If this discussion could in any way lead
Newsletter Deadlines to my being disciplined or terminated,
or affect my personal working SA
Feb. 23 VE
conditions, I respectfully request that
Mar. 26 my union representative or officer M
Apr. 25 E!
be present at this meeting. Without
May 26 representation present, then I choose
not to participate in this discussion.”
Beth Stafford, MTA Executive Committee Member, LORETTA QUINLAN, continued from Page 1
spoke at the January PCEA meeting to inform us of some
important legislation. PCEA President in 1978, stated, “Loretta Quinlan has been an inspiration to her
According to Ms. Stafford, the U.S. Senate version educational colleagues throughout her years as a classroom teacher, an association
of the health legislation includes a tax on so-called Cadillac leader, and a retired teachers’ advocate since her retirement. It is most fitting that
plans to be paid by the providers. It is believed that the tax the PCEA Board honor Miss Quinlan in this manner.”
will be passed onto the plan subscribers.
Ms. Stafford also spoke about Race to the Top. Locals
that sign onto the state’s Race to the Top application agree Previous Quinlan Award Winners
to consider a plan with their superintendents and school
committees. The MTA has put out a document it says will allow a local association to 1960 Loretta Quinlan – Whitman
withdraw at anytime from negotiations. The MTA recommends that any local not having
1961 Henry Burkland – Middleboro
a good working relationship with their superintendent or school committee not sign the
state agreement without also having the MTA agreement in place. The MTA is concerned 1962 Dr. Everett L. Handy – Duxbury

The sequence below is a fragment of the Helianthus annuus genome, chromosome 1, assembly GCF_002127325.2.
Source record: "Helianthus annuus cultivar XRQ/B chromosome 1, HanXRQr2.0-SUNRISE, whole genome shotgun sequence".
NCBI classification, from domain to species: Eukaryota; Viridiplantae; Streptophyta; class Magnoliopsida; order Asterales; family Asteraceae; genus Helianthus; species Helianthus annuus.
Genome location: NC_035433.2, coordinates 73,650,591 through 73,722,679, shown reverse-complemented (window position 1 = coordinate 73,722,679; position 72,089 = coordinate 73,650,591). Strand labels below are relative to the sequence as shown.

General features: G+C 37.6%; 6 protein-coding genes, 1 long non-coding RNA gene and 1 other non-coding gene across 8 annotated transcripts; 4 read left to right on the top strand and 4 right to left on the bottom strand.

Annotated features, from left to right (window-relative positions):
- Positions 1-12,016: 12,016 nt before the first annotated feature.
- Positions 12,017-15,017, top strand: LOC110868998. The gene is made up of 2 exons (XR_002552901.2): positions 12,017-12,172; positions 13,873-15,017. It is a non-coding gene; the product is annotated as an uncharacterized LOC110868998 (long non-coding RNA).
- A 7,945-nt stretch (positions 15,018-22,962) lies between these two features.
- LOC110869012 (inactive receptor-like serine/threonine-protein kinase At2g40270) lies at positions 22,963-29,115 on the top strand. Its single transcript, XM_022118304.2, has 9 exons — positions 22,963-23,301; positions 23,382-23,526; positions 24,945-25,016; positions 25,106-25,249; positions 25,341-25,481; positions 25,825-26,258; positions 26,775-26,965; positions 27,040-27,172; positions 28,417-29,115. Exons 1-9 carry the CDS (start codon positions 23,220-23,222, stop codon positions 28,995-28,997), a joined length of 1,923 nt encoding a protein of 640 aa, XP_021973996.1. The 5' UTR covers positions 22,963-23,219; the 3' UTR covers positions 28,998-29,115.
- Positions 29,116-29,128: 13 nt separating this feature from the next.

that if districts do not sign onto an MOU (Memorandum of Understanding), an agreement 1963 Dr. Clement C. Maxwell – Bridgewater
in which districts have no say will become part of the NCLB law. Districts are funded 1964 Joseph Plouffe – Brockton
based on the amount of Title One money received by that district. For details on the U.S. 1968 Winifred Mahoney – Hingham
Department of Education application requirements, the amount of funds available, how
1969 John Kelley – Abington
a district is chosen for funding, and what a commitment to the state’s application entails,
go to: massteacher.org/rttt. 1970 Richard Menice – Bridgewater
1971 Dr. Stanley L. Clement – Bridgewater
1973 Mary F. Knapp – Norwell
1974 Mary Giberti – Wareham
1975 Stanley Goldman – East
1976 John T. McGarigal – Rockland
Sites cited at the conference: Developing
Globally Literate Students: 21st Century 1977 John F. Carnes – Hingham
Skills, Emerging Technology and the United 1978 Clara Morgan – Mattapoisett
Nations 1979 Mary Alden – East
Intel® Education Free Professional 1980 George Shaughnessy – Rockland
Development and K-12 Tools and 1981 Isabelle Bartosiak – Plymouth
Resources for 21 st Century Skills: 1982 Sharon L. Hartley – Rochester
www.intel.com/education 1983 M. Virginia Kirby – Whitman-Hanson
U.N. Cyber School Bus: 1984 Jean Murphy – Marshfield
www.cyberschoolbus.un.org 1985 Eileen B. Malloy – Whitman-Hanson
Innovative Guides on Global Learning: 1986 Carol Pelletier – Middleboro